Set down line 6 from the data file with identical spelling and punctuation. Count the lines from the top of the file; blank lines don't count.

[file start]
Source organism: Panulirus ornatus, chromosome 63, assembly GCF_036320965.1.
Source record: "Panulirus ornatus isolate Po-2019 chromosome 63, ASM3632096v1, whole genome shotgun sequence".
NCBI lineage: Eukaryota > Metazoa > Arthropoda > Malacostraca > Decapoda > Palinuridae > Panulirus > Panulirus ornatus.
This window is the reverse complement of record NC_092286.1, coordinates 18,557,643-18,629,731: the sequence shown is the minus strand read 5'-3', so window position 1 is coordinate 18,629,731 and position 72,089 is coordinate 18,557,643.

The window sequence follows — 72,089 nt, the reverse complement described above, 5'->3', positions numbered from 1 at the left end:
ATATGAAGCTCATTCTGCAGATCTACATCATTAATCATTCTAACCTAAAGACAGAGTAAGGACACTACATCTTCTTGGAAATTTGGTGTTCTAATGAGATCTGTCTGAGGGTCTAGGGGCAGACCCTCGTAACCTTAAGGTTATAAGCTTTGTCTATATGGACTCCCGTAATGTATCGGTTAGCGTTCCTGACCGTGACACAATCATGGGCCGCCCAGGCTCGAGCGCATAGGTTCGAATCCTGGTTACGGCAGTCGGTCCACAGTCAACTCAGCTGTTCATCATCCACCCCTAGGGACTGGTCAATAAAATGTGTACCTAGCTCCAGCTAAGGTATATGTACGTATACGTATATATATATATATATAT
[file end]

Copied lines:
ATATGAAGCTCATTCTGCAGATCTACATCATTAATCATTCTAACCTAAAGACAGAGTAAGGACACTACATCTTCTTGGAAATTTGGTGTTCTAATGAGATCTGTCTGAGGGTCTAGGGGCAGACCCTCGTAACCTTAAGGTTATAAGCTTTGTCTATATGGACTCCCGTAATGTATCGGTTAGCGTTCCTGACCGTGACACAATCATGGGCCGCCCAGGCTCGAGCGCATAGGTTCGAATCCTGGTTACGGCAGTCGGTCCACAGTCAACTCAGCTGTTCATCATCCACCCCTAGGGACTGGTCAATAAAATGTGTACCTAGCTCCAGCTAAGGTATATGTACGTATACGTATATATATATATATATAT